CONAN: Or go hunting, take him invite him to go out hunting, indeed.

GONYEA: And the crowd that you can hear, they packed the place, a lot of college kids. I talked to a group of college kids from Ole Miss and some from Florida, and some from Georgia had come in, and that is how he wins these straw polls. Young people get energized. They pay the basic conference registration fee. They go to the straw poll, and it's it really is his base.

CONAN: And Ken Rudin, again, Ron Paul got a lot of support, a lot of money last time, got few votes. His son, however, is very much a viable candidate this time around...

RUDIN: That's exactly what I was thinking right now. We always talk about the potential of Ron Paul in 2008 that was never realized, certainly not with the votes. But in the latest Bluegrass Poll, in the Kentucky Republican senatorial primary, which is coming May 18th for the seat that Jim Bunning is giving up, Ron Paul's son, Rand Paul, who is a doctor, leads the establishment choice, Trey Grayson, who's elected secretary of state, by 15 points in that primary. So - I mean, Rand Paul is doing all the things that Ron Paul did, Internet, fundraising, all that stuff. But he's also touching a nerve with the voters in Kentucky.

CONAN: And, by the way, here's a clip of tape that we missed earlier when it was relevant. This is a cut of tape of a Trey Grayson spot that ran in Kentucky during March Madness, the, of course, NCAA basketball tournament.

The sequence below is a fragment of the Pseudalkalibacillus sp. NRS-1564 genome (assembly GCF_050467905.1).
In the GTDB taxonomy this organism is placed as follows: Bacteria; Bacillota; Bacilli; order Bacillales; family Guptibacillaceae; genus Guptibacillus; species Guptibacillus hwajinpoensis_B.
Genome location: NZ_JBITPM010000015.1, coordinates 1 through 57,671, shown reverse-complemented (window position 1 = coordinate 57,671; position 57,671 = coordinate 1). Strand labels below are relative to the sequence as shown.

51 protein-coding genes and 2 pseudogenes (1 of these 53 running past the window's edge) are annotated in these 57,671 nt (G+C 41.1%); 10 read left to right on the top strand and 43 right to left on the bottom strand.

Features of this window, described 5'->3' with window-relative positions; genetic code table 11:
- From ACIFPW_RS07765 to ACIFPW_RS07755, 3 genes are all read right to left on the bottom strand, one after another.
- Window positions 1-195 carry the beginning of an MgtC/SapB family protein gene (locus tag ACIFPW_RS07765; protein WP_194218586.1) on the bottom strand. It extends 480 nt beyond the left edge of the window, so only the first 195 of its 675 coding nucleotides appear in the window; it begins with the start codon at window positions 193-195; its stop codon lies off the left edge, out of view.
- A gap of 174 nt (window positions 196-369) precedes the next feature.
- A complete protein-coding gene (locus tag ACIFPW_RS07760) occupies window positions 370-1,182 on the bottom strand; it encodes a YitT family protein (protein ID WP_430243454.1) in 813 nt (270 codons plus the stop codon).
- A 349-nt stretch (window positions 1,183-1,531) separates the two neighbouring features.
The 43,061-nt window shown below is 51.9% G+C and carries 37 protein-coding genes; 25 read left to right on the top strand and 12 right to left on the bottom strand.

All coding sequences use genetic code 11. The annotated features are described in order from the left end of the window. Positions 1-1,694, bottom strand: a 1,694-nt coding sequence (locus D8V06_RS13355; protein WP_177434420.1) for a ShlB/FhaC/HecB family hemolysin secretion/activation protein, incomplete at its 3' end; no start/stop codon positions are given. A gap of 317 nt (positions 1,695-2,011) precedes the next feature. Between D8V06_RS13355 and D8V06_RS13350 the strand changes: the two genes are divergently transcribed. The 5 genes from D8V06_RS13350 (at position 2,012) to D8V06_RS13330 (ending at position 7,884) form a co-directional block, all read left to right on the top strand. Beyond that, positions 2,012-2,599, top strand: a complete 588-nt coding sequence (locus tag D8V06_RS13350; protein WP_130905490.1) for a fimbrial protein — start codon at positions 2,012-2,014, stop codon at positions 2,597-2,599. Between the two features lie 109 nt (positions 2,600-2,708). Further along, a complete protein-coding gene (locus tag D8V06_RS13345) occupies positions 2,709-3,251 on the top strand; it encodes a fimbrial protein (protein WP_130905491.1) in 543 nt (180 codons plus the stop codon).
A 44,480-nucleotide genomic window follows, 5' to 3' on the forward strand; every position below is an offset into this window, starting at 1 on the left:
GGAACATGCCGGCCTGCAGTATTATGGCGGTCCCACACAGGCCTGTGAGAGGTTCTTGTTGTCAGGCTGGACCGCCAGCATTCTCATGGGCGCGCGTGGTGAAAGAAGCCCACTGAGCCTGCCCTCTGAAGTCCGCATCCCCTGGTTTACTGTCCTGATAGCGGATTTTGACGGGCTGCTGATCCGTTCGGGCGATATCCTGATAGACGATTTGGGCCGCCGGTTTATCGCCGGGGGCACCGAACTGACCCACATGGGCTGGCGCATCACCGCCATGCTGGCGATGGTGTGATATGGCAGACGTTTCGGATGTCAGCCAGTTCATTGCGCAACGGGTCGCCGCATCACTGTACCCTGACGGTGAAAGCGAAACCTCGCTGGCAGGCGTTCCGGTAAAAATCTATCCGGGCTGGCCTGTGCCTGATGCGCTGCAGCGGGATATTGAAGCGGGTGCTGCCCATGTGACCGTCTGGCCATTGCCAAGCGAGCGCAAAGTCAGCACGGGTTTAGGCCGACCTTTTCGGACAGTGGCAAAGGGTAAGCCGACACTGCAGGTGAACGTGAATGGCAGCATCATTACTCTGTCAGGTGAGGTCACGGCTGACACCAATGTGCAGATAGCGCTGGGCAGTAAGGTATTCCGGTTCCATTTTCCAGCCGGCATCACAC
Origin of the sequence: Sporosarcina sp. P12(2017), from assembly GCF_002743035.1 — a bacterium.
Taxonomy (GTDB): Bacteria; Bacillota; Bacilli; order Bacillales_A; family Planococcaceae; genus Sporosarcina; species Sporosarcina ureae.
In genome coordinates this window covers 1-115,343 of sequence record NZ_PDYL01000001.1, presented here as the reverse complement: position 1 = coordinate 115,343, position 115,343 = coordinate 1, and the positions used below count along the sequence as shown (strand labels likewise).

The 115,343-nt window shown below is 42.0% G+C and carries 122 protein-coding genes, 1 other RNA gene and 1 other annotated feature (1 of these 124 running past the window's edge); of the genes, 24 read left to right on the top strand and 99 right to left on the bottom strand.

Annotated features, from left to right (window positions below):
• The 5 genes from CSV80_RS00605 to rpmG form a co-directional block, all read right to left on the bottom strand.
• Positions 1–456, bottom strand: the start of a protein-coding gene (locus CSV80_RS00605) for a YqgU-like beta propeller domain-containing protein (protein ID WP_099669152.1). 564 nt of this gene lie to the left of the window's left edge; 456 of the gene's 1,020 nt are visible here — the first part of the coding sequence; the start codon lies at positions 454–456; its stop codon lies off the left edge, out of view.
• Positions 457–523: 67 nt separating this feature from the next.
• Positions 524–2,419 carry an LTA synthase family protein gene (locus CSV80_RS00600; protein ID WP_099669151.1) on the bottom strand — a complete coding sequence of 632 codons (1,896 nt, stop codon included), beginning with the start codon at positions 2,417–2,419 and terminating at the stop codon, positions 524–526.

(Soundbite of advertisement)

Mr. TREY GRAYSON (Republican Senatorial Candidate): There are big differences between Rand Paul and me, but in Kentucky during March, there's one really big difference.

Mr. RAND PAUL (Republican Senatorial Candidate): I'm Rand Paul and I'm a Duke Blue Devil.

Mr. GRAYSON: I'm proud to say that I'm a University of Kentucky Wildcat. I'm Trey Grayson, and I approved this message because I will always cheer for the Big Blue.

CONAN: And you couldn't quite hear that cut of tape. It said, I'm Rand Paul and I'm a Duke Blue Devil, which, of course, could get him in some trouble in the state of Kentucky. Now, of course, Duke did win. So - anyway, let's see if we can get another caller on the line. Let's go next to - this is Jerry(ph), Jerry with us from Concord in Massachusetts.